Found virtually in every sector of the world’s economies, family enterprises are the most common form of business entity in the world. Yet, their ownership, management, and family composition create a complexity that requires special knowledge and skills in order to understand them and to advise them effectively.
Indeed, perhaps one of the most discussed issues in the field today is how to define a family enterprise. There is no one definition for family enterprise, but there are a few working definitions that have evolved over the years.
Learn more about these definitions and much more in Family Enterprise: Understanding Families in Business and Families of Wealth, Wiley, 2013. Ebook with online assessments is available for immediate download.
Family Firms are those in which multiple members of the same family are involved as major owners or managers, either contemporaneously or over time (Miller, Le-Breton Miller, Lester, Canella, “Are Family Firms Really Superior Performers,” Journal of Corporate Finance, Vol. 13, Issue 5, 2007).
Family firms are those in which the family controls the business through involvement in ownership and management positions. Family involvement in ownership (FIO) and family involvement in management (FIM) is measured as the percentage of equity held by family members and the percentage of a firm’s managers who are also family members (Sciascia and Mazzola, Family Business Review, Vol. 21, Issue 4, 2008).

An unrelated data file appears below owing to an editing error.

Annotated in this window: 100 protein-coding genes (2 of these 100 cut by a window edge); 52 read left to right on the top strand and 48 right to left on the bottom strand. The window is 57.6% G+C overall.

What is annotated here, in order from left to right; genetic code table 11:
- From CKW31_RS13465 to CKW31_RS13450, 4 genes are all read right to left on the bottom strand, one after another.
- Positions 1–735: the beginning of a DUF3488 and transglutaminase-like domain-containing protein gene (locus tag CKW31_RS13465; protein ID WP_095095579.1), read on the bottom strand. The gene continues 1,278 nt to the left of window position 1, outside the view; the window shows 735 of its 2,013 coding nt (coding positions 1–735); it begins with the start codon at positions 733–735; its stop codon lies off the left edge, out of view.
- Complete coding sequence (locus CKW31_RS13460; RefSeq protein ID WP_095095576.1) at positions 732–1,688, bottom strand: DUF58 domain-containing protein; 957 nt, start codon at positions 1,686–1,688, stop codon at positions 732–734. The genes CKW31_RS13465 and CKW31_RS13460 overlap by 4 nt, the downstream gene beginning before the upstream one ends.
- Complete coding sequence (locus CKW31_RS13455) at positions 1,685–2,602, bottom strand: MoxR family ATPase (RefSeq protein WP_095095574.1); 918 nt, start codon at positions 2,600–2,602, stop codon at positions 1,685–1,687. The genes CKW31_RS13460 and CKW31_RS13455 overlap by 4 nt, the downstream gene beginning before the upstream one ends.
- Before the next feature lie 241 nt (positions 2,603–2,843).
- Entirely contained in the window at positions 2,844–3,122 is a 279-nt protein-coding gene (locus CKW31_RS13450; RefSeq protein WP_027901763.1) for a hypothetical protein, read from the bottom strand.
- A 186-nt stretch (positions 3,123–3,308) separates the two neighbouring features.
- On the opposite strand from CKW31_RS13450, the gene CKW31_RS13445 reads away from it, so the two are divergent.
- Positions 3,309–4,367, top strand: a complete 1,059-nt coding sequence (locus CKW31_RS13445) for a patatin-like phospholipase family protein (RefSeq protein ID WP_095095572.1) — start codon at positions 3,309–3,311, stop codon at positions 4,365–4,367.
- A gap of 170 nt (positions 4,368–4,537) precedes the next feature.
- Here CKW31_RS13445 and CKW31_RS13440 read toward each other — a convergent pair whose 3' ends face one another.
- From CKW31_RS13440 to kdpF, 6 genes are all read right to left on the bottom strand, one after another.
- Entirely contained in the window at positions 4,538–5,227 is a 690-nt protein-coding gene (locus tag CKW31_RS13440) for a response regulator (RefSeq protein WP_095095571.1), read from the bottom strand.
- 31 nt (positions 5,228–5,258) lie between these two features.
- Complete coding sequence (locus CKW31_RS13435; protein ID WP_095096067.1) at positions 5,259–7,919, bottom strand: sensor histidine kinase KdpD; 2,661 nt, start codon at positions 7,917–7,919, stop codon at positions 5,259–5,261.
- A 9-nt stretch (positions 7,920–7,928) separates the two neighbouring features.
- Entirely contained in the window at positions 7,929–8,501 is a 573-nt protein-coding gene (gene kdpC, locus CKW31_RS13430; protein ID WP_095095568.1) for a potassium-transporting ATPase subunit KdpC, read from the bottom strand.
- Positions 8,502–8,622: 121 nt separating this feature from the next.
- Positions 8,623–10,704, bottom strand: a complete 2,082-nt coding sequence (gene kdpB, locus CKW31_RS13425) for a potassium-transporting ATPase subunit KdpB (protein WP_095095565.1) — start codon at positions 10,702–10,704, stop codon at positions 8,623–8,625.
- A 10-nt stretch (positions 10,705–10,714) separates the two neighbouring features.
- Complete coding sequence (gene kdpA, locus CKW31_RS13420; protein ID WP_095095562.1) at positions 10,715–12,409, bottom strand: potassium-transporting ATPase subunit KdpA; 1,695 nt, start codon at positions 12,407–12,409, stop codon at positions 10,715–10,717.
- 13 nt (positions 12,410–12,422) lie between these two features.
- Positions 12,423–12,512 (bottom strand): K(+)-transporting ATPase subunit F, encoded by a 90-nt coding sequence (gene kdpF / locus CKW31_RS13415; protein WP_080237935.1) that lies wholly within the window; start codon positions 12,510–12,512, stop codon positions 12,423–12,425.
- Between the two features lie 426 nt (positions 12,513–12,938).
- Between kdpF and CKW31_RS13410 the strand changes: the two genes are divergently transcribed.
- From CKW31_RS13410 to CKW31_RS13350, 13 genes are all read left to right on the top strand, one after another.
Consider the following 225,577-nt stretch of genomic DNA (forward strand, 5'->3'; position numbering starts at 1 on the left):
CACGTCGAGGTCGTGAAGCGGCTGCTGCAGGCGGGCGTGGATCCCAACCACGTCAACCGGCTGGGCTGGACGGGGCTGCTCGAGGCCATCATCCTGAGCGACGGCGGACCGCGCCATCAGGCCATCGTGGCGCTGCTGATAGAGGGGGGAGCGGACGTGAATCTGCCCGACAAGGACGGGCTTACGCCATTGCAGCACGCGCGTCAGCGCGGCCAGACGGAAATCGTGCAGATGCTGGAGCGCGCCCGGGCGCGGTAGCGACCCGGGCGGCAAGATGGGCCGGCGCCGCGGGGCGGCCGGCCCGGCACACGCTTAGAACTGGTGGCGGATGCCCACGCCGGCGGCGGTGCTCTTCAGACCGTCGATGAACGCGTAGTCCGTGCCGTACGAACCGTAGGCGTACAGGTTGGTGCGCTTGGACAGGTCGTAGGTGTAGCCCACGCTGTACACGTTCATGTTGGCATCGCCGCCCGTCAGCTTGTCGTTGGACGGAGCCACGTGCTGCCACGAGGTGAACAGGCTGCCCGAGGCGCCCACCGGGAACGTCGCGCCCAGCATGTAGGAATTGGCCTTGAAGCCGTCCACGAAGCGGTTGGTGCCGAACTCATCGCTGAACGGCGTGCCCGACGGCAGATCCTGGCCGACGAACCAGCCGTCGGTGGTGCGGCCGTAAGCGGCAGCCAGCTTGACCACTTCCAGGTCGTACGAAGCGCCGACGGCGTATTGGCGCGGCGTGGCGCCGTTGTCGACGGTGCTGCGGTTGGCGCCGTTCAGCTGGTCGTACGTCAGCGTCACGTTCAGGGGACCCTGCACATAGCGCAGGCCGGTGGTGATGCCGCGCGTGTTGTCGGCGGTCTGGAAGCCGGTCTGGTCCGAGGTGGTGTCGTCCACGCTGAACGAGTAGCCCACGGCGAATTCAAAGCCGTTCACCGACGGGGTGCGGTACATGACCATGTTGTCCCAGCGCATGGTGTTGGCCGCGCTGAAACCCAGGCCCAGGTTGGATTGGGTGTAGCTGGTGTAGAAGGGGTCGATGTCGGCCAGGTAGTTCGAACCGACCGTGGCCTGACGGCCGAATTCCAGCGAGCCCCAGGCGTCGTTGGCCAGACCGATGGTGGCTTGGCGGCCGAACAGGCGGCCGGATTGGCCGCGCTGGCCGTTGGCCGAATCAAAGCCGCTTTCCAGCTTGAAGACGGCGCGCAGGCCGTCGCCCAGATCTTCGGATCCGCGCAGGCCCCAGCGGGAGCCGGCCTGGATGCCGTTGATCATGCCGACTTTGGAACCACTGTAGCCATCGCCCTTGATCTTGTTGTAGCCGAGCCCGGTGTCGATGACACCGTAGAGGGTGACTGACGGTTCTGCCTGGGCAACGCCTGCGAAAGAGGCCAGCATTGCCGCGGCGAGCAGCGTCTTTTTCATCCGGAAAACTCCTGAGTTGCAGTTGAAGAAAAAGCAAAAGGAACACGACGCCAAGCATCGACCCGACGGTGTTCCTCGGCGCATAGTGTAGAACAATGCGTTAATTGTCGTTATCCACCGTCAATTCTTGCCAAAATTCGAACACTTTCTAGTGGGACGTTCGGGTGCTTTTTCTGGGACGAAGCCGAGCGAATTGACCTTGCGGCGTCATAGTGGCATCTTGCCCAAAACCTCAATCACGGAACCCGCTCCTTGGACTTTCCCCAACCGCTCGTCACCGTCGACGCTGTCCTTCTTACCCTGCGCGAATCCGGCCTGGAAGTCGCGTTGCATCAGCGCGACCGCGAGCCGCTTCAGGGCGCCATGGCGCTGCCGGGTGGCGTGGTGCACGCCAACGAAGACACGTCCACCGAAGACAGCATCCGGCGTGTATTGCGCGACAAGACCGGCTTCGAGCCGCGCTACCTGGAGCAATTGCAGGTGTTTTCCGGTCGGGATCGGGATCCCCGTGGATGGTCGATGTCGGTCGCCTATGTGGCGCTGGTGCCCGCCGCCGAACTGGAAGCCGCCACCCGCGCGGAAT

A family enterprise is an economic venture (enterprise group) in which two or more members of a family (family group) have an interest in ownership (owners) and a commitment to the continuation of the enterprise.
The family business is a business governed and/or managed with the intention to shape and/or pursue the vision of the business held by a dominant coalition controlled by members of the same family or a small number of families in a manner that is potentially sustainable across generations of the family or families.
A firm of any size is a family business if:
1. The majority of decision-making rights are in the possession of the natural person(s) who established the firm, or in the possession of the natural person(s) who has/have acquired the share capital of the firm, or in the possession of their spouses, parents, child, or children’s direct heirs.
2. The majority of decision-making rights are indirect or direct.
3. At least one representative of the family or kin is formally involved in the governance of the firm.
4. Listed companies meet the definition of family enterprise if the person who established or acquired the firm (share capital) or their families or descendants possess 25 percent of the decision-making rights mandated by their share of capital (European Union definition 2009).